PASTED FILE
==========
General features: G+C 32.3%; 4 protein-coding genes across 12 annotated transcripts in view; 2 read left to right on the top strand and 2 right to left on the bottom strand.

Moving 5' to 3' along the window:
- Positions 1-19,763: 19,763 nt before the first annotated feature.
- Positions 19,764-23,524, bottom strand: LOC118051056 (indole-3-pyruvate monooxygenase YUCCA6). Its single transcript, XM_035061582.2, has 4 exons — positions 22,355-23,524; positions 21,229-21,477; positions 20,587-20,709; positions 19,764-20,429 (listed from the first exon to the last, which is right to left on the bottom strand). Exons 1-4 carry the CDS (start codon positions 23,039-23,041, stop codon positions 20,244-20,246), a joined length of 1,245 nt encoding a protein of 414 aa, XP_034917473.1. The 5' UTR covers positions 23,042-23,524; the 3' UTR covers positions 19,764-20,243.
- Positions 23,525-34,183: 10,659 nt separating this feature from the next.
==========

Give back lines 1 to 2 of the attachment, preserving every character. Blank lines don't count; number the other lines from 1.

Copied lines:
General features: G+C 32.3%; 4 protein-coding genes across 12 annotated transcripts in view; 2 read left to right on the top strand and 2 right to left on the bottom strand.

Moving 5' to 3' along the window: